COVID-19 recalls likely a reality for Albertans, although frequency is unclear – fr

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COVID-19 recalls likely a reality for Albertans, although frequency is unclear – fr


Infectious disease experts say Albertans should be aware that getting vaccinated against COVID-19 could become a common occurrence, although the timing of those extra doses is still unclear.

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Albertans 12 and older can now book vaccine appointments, and Chief Medical Officer of Health Dr. Deena Hinshaw said last week that the interval between doses could be shortened as the vaccine supply was increasing, but don’t expect these to be the last vaccines you can protect against COVID-19.









Hinshaw says COVID-19 vaccination intervals are “very likely” to be less than 4 months

Hinshaw says COVID-19 vaccination intervals are “very likely” to be less than 4 months

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Dr Chris Mody, head of the Department of Microbiology, Immunology and Infectious Diseases at the University of Calgary, said much of it depends on the variants.

Strain B117 is now the dominant strain in Alberta and, as of Monday, variants account for at least 42 percent of active cases.

The province no longer tests every positive sample for a variant of concern, but instead targets screening populations at risk, making it difficult to get an accurate reading of the variant situation in Alberta.








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Mody said an emerging variant could mean a second generation vaccine is needed.

“We have to follow these variants very carefully, monitor them at the lab level – that people’s antibodies actually cover each variant as it emerges and, if there isn’t, move on to development quickly.” vaccines to cover these variants. , ” he said.

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However, Mody said it’s not clear whether the process will be annual, as is the case with the flu, or perhaps more or less frequent.

“In COVID-19, we need to be much more agile and be able to deliver these vaccines as soon as the variants appear that are not covered by the antibodies.

“It can happen a year, it can happen in three or five years, but it can also happen in six months,” he said.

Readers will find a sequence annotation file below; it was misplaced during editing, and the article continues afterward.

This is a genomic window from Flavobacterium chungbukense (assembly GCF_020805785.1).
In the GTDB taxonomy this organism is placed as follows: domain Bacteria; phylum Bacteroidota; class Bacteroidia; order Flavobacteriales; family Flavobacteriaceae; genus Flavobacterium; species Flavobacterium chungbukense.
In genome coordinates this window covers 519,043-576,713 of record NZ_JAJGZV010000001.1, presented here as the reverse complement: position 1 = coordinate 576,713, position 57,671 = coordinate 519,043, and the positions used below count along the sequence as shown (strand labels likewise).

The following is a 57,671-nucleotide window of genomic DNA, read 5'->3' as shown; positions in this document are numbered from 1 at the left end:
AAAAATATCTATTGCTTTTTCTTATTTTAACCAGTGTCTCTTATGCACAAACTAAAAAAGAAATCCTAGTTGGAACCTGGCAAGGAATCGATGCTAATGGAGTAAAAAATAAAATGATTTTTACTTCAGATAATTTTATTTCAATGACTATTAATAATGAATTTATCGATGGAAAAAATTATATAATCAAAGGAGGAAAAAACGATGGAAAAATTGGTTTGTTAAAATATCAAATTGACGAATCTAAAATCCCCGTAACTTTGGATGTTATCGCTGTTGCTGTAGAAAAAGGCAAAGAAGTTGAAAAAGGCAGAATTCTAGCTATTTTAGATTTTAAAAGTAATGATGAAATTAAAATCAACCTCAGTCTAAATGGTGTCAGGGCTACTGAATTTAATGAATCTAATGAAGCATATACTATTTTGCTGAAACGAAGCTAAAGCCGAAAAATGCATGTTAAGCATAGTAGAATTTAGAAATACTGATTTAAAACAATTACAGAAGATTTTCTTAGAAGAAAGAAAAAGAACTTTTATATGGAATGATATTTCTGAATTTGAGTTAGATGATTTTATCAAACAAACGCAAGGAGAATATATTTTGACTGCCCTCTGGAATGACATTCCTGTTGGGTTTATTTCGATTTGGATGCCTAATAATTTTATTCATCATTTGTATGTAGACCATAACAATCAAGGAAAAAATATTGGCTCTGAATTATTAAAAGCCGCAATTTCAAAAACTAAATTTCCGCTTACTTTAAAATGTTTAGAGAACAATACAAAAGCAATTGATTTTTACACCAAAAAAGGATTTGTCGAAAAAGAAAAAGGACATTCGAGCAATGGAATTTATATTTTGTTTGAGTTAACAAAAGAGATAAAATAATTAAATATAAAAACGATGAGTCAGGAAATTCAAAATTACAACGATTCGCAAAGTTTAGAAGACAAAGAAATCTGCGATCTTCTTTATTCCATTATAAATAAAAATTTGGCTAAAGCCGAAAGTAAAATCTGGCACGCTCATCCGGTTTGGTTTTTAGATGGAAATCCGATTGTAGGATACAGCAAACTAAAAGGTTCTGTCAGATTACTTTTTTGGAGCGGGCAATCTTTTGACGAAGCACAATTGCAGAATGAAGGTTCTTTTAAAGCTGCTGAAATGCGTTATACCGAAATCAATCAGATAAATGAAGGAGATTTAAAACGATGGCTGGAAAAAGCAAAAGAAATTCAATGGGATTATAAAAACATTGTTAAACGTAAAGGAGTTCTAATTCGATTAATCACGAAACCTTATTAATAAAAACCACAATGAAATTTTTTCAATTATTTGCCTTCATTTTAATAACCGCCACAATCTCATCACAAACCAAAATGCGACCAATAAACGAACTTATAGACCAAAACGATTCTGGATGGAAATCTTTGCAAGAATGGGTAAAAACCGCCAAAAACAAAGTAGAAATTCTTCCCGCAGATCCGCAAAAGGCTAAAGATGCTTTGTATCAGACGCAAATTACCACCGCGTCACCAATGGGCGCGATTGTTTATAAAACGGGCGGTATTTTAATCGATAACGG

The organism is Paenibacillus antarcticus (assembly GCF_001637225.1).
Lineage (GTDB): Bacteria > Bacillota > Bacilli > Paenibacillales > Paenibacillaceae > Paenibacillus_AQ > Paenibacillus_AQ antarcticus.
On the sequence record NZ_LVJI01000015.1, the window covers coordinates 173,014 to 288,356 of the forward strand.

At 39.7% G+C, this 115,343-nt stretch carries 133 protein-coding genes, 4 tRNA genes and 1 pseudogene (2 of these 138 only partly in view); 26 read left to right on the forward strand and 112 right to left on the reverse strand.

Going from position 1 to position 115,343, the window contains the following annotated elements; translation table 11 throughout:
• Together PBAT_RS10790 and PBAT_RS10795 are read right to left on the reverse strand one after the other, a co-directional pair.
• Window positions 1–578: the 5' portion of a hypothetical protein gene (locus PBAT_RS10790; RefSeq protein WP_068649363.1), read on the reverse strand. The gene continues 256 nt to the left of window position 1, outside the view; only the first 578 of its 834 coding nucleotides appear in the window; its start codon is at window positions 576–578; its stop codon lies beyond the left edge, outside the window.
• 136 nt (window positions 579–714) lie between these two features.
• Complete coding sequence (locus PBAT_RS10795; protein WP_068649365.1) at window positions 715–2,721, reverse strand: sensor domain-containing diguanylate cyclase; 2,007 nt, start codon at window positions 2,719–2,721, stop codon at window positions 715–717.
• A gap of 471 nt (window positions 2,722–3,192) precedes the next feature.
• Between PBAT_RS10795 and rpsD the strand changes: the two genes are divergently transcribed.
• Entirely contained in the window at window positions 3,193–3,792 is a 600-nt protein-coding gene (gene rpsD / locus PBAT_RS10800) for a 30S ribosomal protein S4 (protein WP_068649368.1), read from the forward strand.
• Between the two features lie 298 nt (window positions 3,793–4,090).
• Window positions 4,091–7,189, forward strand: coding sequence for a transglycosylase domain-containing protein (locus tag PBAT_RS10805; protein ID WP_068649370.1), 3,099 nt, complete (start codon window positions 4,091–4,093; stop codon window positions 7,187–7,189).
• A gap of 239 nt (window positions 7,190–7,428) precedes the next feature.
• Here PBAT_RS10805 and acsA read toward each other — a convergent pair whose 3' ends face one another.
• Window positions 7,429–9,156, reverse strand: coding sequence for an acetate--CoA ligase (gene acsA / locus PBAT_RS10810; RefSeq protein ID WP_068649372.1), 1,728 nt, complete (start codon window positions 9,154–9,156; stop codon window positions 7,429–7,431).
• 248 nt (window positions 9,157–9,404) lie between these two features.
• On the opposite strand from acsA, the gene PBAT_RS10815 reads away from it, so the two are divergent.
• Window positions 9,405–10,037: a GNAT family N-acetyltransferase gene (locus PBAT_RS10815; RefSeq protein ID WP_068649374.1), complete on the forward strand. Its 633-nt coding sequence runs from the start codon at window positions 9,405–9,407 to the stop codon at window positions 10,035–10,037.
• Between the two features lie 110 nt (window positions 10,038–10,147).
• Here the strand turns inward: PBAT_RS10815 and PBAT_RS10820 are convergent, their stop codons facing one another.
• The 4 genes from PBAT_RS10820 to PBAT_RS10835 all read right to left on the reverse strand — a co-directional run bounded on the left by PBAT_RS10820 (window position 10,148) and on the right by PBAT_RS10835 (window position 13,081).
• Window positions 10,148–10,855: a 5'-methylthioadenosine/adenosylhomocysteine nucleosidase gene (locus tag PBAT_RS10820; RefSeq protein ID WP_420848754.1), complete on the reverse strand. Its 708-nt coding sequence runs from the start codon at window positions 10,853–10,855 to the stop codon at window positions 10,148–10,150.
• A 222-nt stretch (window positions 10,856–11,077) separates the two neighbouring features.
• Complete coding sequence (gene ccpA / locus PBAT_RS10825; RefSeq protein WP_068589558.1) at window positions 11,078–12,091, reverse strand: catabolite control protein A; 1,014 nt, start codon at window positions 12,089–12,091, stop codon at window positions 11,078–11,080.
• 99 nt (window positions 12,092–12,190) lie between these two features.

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Mody said the viruses are resistant, but he hopes vaccine development will be able to keep pace with the new variants.

“We don’t know for sure that a variant could emerge that would be both more transmissible and also avoid the immunity generated by current vaccines,” he said.

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“The advantage we have is that we know that vaccines work so well that the development of a second generation vaccine, one would expect it to be even faster than the phenomenally rapid development of the first generation. vaccines. “

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Dr Ilan Schwartz, professor of infectious diseases at the University of Alberta, said Albertans are likely to need a “regular booster” with additional vaccines.

“It depends in part on what is going on elsewhere in the world – if we are in a situation where the virus has been contained and eliminated, we may not need such an urgent reminder,” he said. he declared.


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However, the vaccine rollout has been inconsistent around the world and Schwartz said this could lend itself to the possibility of new variants emerging.

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“In order to accommodate some of these mutations, some of these variants, we may need to make additional modifications to the vaccines,” he said.

“We may also need an additional vaccine, even without modifications, to strengthen the immune system. That we just don’t know yet. It’s going to be based on long-term follow-up. “

Schwartz said there would be pressure on the virus to mutate as more people get vaccinated, although he said viral transmission could still be quenched by pursuing measures such as distance and masking.

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However, he said there will likely always be a different hot spot somewhere in the world.

“It’s not like we’re going to look in the rearview mirror a year from now and say, ‘Remember the COVID-19 pandemic in 2020?’

“It will be an ongoing challenge, but I hope it will have a much less impact on our lives,” said Schwartz.

“I think it will probably take a long time to get back to normal, if that ever happens. “


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How likely is a universal vaccine to combat all variants? A doctor answers your questions about COVID-19


How likely is a universal vaccine to combat all variants? A doctor answers your questions about COVID-19
© 2021 Global News, a division of Corus Entertainment Inc.



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